Saturday, December 10, 2011

Holiday Survival Tips For Children

This time of year can be so exciting and fun-a time to share with family and enjoy building wonderful memories.  For children, their schedule and consistency is important so the holidays can be a stressful time of year if there are too many activities happening.  Keep in mind your child's tolerance level for handling a disruption in their routine.  The pressure to do more and have more is a cultural pressure that you have to measure as a family.  More is often times not better when it comes to kids.  First, if your child typically takes a nap or has a rest time at a certain time of day, try to schedule your activities to allow for the rest time to still take place.  Second, if you know your child's meals will be full of a lot of extra sugar and food they don't normally eat, make sure they have a healthy breakfast and bring along healthy snacks to help balance all the yummy goodies at this time of year.  Also, be respectful of your child's needs in terms of opening gifts.  Many times we can feel obligated for our children to be excited about a gift that someone is giving.  But, sometimes kids open one thing and really want to just play with that toy and aren't interested in anything else.  You can maybe just set the additional gifts aside and wait for your child to be ready.  Another good tip for surviving the holidays is spending at least a little bit of time outdoors.  Bundling up and taking a quick hike or driving to a park and playing is a great way to get fresh air and get away from all the celebrating.  Many children like to know what is happening when their schedule is different then normal.  Sitting down with your child and letting them know the schedule of their day can help them be prepared for things that are different than normal.  Another way to balance out activities is having people to your house where your child is most comfortable and can be in their space while all the celebrating is happening.  This is such a wonderful time of year full of beauty, family time and fun!  Help your child enjoy the season while keeping in mind their needs as well.  Merry Christmas!

Sunday, December 4, 2011


Everyday at Community Montessori our day begins with breaking into smaller groups and presenting two to three lessons.  These lessons last between 10 and 15 minutes, depending on the lesson and the age of the children.  Our classroom consists of three groups for lessons-youngest group, middle group, and oldest group.  Throughout the week we try to show lessons from all areas of the classroom:  Everyday Living, Sensorial, Art, Math, Language, Unit, Science, Geography and Writing.  Small group lessons are given daily as well as individual lessons during work time.  Maria Montessori actually instructed that lessons only be given individually.  But, one advantage she had with the children she worked with was she had them all day long (early morning to early evening) so there was more opportunity to give individual lessons based on a child's interest and readiness.  I can certainly see the wisdom in individual lessons.  Typically lessons are given silently or with little discussion, depending on the work.  For example, when showing an Everyday Living or Sensorial work, we do not talk at all, only slowly and precisely present the lesson.  Early on the children learn that when we are showing lessons, the work is ours; therefore, we should not be interrupted and our material should not be touched.  Unit works, for example, have more discussion.  We are currently studying the human body, so we may review characteristics of the human body prior or during a work we show.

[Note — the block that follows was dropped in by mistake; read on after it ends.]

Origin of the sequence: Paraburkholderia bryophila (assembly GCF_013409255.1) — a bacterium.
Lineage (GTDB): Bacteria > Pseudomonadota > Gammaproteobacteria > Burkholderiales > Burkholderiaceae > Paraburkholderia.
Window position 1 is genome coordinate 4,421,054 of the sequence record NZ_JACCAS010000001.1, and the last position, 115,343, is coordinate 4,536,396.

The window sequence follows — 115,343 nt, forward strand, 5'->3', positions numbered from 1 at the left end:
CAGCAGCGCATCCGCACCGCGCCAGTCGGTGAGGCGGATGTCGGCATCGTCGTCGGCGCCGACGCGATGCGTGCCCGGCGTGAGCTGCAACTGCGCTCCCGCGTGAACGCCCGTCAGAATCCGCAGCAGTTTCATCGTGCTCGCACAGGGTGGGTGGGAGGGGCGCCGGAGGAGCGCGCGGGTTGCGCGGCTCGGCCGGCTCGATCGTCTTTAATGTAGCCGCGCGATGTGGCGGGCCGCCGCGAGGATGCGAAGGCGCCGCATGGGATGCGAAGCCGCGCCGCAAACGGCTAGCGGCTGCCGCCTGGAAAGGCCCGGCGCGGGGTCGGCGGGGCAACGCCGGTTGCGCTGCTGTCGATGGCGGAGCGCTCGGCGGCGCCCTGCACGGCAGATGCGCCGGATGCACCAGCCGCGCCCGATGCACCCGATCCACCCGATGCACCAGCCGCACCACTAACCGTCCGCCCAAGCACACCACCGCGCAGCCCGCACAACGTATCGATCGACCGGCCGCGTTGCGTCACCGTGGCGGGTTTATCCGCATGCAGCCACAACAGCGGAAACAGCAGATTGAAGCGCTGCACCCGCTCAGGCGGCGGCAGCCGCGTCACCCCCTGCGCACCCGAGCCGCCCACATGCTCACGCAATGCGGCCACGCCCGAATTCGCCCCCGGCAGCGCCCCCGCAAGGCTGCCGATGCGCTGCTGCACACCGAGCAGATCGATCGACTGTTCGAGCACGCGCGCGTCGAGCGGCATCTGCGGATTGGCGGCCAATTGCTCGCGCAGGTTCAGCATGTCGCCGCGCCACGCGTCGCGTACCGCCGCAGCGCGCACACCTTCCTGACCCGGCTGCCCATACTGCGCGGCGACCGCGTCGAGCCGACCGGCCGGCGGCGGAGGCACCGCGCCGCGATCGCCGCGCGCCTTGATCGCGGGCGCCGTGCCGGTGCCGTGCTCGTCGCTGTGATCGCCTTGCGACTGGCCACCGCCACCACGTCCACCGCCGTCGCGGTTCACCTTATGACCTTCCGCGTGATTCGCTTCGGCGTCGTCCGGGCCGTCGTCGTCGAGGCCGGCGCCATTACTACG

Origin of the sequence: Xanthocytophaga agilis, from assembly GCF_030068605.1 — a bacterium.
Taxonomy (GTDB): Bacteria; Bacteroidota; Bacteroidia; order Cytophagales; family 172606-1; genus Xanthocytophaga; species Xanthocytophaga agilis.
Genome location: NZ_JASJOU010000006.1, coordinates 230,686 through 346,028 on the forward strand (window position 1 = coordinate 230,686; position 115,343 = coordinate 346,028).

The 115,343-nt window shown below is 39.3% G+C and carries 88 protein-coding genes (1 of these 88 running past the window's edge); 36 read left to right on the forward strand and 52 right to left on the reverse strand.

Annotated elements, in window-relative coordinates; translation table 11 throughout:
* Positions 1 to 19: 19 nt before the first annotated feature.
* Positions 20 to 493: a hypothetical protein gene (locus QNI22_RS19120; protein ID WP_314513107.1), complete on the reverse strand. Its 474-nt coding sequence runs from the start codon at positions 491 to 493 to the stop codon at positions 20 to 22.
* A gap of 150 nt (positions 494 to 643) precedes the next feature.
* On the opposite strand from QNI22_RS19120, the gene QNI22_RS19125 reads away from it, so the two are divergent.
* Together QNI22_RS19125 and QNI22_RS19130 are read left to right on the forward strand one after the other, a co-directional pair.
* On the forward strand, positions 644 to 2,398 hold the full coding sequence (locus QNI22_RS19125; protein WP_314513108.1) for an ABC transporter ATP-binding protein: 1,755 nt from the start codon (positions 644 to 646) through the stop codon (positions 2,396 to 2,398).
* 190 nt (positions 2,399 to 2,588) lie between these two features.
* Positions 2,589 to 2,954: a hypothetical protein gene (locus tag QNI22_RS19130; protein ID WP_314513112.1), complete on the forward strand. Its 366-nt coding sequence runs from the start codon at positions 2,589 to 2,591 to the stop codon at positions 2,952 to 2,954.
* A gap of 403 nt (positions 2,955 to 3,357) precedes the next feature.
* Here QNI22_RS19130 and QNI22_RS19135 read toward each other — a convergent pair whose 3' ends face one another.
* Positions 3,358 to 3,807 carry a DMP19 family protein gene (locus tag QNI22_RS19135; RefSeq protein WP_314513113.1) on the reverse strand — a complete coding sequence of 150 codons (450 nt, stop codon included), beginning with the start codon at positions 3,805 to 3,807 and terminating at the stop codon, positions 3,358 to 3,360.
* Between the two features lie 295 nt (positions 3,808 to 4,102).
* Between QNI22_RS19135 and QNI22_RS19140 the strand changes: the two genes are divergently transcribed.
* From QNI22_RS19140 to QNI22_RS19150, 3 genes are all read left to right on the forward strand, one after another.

During work time, the children understand that if they have not had a lesson on a material, they need a lesson.  The children in our classroom know now that they can ask a teacher or another student to give them a lesson.  Sometimes, children want to see a lesson even if they have already had a lesson. It's reasonable to think that even though we give lessons, the material/work we are showing may not be interesting to all children at the same time; therefore, they may need a refresher lesson when they finally show an interest.  Showing lessons, even if a child does not choose the work immediately, have a lot of value. First, they get to see the materials used properly from start to finish.  It also exposes them to more and more choices in the classroom.  The lesson itself is teaching, showing, presenting new concepts or information even if they don't choose the work itself.  If everyone knew how many wonderful materials and options there are for children in the classroom, they would understand the need to be in the classroom for five days a week.Of course, any time in the classroom is wonderful, but with so many purposeful, engaging materials, being their all week certainly helps support children's development.  The children need time to get their hands on all the opportunities available to them.  So, if you are able to come visit the classroom, come in time to observe your child's lessons.  They are an important part of your child's day at Community Montessori.  When my boys were younger, we began implementing lessons at home:  If there was something new they wanted to learn how to do, we would give them a lesson first, then let them try.  You can do this with anything:  vacuuming, baking muffins, making a bed, brushing teeth, cleaning up a spill, writing a grocery can be adapted to any and all ages.